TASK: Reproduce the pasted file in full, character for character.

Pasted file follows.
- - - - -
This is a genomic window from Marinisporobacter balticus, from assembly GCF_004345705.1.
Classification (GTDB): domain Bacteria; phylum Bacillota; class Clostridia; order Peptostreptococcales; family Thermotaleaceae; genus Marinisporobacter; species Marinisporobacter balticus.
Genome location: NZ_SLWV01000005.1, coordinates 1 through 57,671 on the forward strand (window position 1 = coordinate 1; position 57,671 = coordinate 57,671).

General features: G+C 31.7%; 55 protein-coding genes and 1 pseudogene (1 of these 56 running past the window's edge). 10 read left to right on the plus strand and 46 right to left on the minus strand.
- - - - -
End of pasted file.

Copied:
This is a genomic window from Marinisporobacter balticus, from assembly GCF_004345705.1.
Classification (GTDB): domain Bacteria; phylum Bacillota; class Clostridia; order Peptostreptococcales; family Thermotaleaceae; genus Marinisporobacter; species Marinisporobacter balticus.
Genome location: NZ_SLWV01000005.1, coordinates 1 through 57,671 on the forward strand (window position 1 = coordinate 1; position 57,671 = coordinate 57,671).

General features: G+C 31.7%; 55 protein-coding genes and 1 pseudogene (1 of these 56 running past the window's edge). 10 read left to right on the plus strand and 46 right to left on the minus strand.